How to Win a Baking Contest
I judged a pudding contest yesterday. I am still full – but such is the plight of the judge. What I wanted to do here was write about how you, as a contestant, can have a better chance at winning. Of course many contests are for fun and/or charity, but who doesn’t like the bragging rights? There are some simple things to follow that all judges appreciate.
Make it Look Good – Different contests have different rules. Some say evaluate on taste only; most say taste is paramount but consider creativity and presentation. Even if the rules say judge on taste only, we see your dessert before we eat it and even on a subliminal level it can affect how we feel about it. Fancy dishware can add, but I am most interested in the actual food looking good, even if it is in something disposable. (Of course if your contest has a focus on presentation, follow the rules!)
Make the Presentation Clear – If your dish goes with a sauce or whipped cream, have the extra presented in such a way that we can’t make a mistake. Have clear labels. We want to taste your dish the way you intended it. Yesterday there was one dish where the pudding was in a soufflé dish set in a basket. Also in the basket was a small pitcher of sauce. It was obvious that they went together and made for not only a pleasing presentation, but it also helped the judges taste the dessert as intended.
Temperature Counts – If it is meant to be cold, make sure we get it cold. If it is meant to be warm, it better be. Also, if it is meant to be room temperature, don’t make it the day before, refrigerate it and bring it to us expecting that it will be at its best. Yesterday I had one pudding in particular that was obviously made that morning and brought to the judges table without stopping by way of the fridge and I not only appreciated the better texture, but also the effort that went into it. It made a huge difference.
Creativity Can Backfire – Read the rules. Stay within them. Pushing the edges of the boundaries are fine but judges want something that tastes great! A simple double-crust apple pie can win a pie contest. A stellar, creamy stove-top chocolate pudding could sweep the others at a pudding contest. It’s a funny a balance but you have to find it. Creativity is great if you can execute it. Otherwise, make a classic and make it perfect.
Taste Your Dish! – When we cook and bake one needs to taste, taste, taste as we go along. Of course there are variations in palates but every now and then I taste something that seems so unbalanced that I wonder if the creators tasted it themselves? Now before you think I am being judgey let me tell you that I once went to a book signing and presented chocolate shortbread cookies from the book I was selling and no one was eating them, which was odd. I finally tasted a piece near the end of the signing and realized that I had used salt instead of sugar – I kid you not! I had made them so many times that I hadn’t tasted this batch as I went along. Lesson learned.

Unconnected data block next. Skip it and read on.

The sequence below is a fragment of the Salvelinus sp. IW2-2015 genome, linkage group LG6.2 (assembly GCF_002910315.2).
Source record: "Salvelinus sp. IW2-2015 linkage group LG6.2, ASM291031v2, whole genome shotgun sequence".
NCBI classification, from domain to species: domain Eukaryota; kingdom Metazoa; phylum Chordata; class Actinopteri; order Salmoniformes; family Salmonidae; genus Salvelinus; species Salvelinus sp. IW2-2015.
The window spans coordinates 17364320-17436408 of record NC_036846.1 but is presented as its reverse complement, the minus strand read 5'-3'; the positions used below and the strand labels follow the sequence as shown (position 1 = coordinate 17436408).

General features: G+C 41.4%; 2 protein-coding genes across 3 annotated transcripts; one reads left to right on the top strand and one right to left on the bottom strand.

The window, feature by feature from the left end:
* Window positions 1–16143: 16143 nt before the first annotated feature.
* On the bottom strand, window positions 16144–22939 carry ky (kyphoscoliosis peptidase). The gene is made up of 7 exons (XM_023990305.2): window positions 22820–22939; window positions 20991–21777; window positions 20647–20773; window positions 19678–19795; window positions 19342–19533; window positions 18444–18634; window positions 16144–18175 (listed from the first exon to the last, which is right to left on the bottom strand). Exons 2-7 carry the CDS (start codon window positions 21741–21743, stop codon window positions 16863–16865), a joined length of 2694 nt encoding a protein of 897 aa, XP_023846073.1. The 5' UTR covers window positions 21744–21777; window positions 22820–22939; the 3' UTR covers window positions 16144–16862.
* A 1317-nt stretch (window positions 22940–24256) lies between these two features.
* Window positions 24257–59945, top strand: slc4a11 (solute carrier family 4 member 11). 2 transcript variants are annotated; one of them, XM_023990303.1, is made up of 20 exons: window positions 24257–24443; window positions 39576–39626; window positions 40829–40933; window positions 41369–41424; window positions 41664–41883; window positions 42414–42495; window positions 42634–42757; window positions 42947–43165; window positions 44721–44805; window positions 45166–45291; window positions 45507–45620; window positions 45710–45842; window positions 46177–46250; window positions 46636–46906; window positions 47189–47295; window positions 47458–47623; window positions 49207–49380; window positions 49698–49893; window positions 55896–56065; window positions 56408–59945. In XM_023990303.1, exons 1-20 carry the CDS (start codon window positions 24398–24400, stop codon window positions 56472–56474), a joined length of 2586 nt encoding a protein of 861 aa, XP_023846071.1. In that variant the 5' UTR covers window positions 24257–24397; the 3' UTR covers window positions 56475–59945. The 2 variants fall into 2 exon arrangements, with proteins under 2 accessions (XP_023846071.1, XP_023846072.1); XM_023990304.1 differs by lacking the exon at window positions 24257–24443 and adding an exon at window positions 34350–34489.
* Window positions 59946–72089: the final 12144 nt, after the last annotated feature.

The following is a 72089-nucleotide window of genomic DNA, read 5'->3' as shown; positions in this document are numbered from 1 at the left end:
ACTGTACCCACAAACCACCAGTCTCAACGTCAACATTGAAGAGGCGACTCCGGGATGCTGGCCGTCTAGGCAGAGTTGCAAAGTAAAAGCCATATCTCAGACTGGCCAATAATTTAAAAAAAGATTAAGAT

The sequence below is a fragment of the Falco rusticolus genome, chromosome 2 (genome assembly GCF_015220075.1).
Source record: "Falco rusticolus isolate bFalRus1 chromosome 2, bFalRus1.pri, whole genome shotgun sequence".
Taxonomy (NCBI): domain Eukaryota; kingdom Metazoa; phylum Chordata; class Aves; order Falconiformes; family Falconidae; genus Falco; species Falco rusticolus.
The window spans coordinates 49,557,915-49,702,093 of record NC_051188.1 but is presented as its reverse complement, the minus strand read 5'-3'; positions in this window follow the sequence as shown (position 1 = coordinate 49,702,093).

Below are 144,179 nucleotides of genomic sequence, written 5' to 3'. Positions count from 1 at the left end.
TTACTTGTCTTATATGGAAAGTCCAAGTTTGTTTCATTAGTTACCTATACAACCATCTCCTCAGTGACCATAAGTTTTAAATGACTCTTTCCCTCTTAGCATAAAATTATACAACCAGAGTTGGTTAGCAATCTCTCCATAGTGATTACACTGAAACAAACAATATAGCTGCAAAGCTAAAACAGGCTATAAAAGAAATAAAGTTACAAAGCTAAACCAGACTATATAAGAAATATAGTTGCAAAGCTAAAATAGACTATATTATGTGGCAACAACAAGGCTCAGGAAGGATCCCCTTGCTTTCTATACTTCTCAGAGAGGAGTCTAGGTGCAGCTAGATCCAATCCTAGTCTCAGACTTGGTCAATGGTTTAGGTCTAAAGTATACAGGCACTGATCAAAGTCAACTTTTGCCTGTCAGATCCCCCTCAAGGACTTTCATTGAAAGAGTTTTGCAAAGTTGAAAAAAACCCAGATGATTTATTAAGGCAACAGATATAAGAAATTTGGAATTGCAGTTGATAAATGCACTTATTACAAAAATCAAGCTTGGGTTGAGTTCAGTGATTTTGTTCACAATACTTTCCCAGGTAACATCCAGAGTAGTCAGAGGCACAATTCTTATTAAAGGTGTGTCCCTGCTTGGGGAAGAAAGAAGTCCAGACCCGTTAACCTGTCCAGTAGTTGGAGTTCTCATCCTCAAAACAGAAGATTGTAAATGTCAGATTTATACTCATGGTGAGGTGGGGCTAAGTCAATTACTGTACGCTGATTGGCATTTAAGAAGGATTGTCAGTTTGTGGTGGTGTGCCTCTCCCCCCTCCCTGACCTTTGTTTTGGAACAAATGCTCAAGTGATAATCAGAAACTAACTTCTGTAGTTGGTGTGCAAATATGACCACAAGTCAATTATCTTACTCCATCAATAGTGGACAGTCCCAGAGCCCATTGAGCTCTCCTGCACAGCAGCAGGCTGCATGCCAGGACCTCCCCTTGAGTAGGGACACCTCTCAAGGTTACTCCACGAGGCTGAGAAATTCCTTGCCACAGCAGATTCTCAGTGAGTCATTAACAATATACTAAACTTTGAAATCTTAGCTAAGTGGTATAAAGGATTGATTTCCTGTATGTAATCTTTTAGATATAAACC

Ask Questions – After – Some contests reveal judge’s comments post judging, others don’t. If you want to improve, go ask the judges! I love to talk about what I just ate and would love to answer any questions you might have. Curiosity is a great trait in a baker; ask away! I also love to hear about your creative process. This is all about baking and dessert making and…
Have Fun! – Yes it is a contest, but this is all about sugar and flour, butter, chocolate and eggs and creativity! Nothing is more fun than that. Thank you to all of you who enter contests and make the world a sweeter place.
The images are all from yesterday’s Pudding Hollow contest, which you can read more about. It all began in the 1700s in a little town called Hawley, Massachusetts…Thank you to Tinky Weisblat and all of the volunteers. This was a perfect slice (or scoop) of Americana and it was a pleasure to be involved. The winner was the Luscious Coconut Cream Custard Pudding in the top image. There was a caramelized, crunchy, candied coconut topping, a rich, smooth, creamy coconut filling and a bit of a caramelized sauce way deep down at the bottom. Also pictured a highly ranked corn pudding in a basket – warm and so delectably rich; a very creative pearl barley, portabella mushroom pudding, a Mexican flan (loved the shape), and the most creatively named dish, Frost on the Pumpkin, a pumpkin based pudding served in a pumpkin ceramic bowl, sprinkled with confectioners’ sugar “frost”. Kudos to all the contestants!
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